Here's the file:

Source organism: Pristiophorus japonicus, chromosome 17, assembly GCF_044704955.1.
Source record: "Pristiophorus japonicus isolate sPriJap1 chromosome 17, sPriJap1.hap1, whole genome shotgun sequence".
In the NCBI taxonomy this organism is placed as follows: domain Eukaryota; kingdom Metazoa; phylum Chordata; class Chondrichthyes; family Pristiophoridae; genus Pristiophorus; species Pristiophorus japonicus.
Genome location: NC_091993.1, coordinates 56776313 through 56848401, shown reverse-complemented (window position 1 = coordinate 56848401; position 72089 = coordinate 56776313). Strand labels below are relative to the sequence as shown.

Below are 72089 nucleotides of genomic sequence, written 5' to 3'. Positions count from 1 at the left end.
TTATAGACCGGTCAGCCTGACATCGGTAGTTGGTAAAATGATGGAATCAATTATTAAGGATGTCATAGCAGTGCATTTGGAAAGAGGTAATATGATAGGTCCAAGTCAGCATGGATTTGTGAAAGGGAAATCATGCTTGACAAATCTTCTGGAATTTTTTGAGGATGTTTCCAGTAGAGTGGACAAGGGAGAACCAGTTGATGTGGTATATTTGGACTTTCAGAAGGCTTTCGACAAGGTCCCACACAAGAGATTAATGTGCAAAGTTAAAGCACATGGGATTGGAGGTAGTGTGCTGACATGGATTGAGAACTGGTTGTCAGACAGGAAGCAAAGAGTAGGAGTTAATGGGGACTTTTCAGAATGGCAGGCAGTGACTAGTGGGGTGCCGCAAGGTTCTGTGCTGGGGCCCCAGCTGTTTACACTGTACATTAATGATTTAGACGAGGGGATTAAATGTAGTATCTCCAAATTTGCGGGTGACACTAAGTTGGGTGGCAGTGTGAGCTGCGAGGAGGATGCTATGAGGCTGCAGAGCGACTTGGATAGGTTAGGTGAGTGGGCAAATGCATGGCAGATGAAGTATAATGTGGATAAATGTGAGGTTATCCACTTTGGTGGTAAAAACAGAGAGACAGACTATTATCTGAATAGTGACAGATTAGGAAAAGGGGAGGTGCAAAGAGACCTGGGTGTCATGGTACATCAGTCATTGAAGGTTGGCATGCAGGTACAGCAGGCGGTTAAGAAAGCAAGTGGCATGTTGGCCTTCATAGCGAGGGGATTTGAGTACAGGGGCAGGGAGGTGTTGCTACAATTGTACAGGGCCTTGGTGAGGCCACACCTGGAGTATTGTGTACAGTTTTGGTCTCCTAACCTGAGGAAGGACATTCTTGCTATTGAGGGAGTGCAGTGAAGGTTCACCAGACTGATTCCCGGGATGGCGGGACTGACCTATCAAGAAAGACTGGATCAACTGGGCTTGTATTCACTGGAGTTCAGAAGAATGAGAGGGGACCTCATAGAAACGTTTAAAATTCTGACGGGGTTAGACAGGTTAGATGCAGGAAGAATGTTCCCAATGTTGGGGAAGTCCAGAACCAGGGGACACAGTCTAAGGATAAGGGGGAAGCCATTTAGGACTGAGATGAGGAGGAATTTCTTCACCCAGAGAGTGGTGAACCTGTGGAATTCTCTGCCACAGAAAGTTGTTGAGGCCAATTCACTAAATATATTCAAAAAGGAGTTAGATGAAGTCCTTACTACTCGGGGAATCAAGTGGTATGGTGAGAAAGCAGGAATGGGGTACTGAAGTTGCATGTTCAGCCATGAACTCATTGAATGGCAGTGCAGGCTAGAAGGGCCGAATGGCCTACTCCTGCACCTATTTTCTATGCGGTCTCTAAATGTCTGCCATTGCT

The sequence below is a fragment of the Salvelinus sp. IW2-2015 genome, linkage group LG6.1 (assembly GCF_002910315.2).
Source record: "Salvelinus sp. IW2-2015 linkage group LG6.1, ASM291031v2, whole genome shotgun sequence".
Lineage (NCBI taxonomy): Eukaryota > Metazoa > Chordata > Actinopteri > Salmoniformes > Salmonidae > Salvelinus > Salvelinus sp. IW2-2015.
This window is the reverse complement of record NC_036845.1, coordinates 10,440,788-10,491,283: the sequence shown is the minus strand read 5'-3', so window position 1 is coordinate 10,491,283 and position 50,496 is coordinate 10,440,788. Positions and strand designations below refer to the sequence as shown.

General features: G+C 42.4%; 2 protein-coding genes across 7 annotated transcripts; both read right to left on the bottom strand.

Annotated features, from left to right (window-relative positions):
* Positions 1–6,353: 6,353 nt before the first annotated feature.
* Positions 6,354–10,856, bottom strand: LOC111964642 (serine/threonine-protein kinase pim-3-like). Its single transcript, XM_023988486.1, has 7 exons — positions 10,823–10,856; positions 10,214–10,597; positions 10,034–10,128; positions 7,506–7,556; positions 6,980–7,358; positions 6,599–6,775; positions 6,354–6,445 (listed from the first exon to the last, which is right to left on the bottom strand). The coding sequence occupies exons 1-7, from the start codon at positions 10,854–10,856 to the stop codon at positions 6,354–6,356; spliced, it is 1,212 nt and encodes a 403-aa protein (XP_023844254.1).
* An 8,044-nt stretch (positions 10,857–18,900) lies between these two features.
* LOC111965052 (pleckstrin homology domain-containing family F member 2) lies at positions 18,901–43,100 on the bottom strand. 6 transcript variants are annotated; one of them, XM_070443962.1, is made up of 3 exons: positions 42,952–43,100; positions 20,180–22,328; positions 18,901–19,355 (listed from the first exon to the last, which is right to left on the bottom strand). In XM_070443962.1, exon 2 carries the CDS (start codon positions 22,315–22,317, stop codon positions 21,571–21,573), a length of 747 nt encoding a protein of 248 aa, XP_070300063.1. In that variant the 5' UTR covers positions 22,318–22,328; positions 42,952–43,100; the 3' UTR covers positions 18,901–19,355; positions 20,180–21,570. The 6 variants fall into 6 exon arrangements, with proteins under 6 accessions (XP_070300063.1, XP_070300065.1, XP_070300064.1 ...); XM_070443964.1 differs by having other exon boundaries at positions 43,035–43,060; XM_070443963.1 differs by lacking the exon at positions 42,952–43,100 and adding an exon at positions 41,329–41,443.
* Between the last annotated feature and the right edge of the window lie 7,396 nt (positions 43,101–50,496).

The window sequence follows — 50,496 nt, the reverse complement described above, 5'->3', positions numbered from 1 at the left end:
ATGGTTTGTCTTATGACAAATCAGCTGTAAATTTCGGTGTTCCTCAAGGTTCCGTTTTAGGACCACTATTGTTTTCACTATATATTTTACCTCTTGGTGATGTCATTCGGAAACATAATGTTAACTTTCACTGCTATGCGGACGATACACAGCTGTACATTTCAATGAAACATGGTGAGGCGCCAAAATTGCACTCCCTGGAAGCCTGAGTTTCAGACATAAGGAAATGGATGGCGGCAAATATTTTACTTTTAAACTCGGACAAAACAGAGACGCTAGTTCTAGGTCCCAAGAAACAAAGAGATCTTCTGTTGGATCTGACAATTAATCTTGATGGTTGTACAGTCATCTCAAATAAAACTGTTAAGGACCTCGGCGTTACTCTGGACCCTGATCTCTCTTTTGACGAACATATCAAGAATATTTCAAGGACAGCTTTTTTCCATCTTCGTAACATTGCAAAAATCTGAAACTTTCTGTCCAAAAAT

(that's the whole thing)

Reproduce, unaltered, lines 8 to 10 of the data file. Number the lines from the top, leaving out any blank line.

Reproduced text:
Source record: "Salvelinus sp. IW2-2015 linkage group LG6.1, ASM291031v2, whole genome shotgun sequence".
Lineage (NCBI taxonomy): Eukaryota > Metazoa > Chordata > Actinopteri > Salmoniformes > Salmonidae > Salvelinus > Salvelinus sp. IW2-2015.
This window is the reverse complement of record NC_036845.1, coordinates 10,440,788-10,491,283: the sequence shown is the minus strand read 5'-3', so window position 1 is coordinate 10,491,283 and position 50,496 is coordinate 10,440,788. Positions and strand designations below refer to the sequence as shown.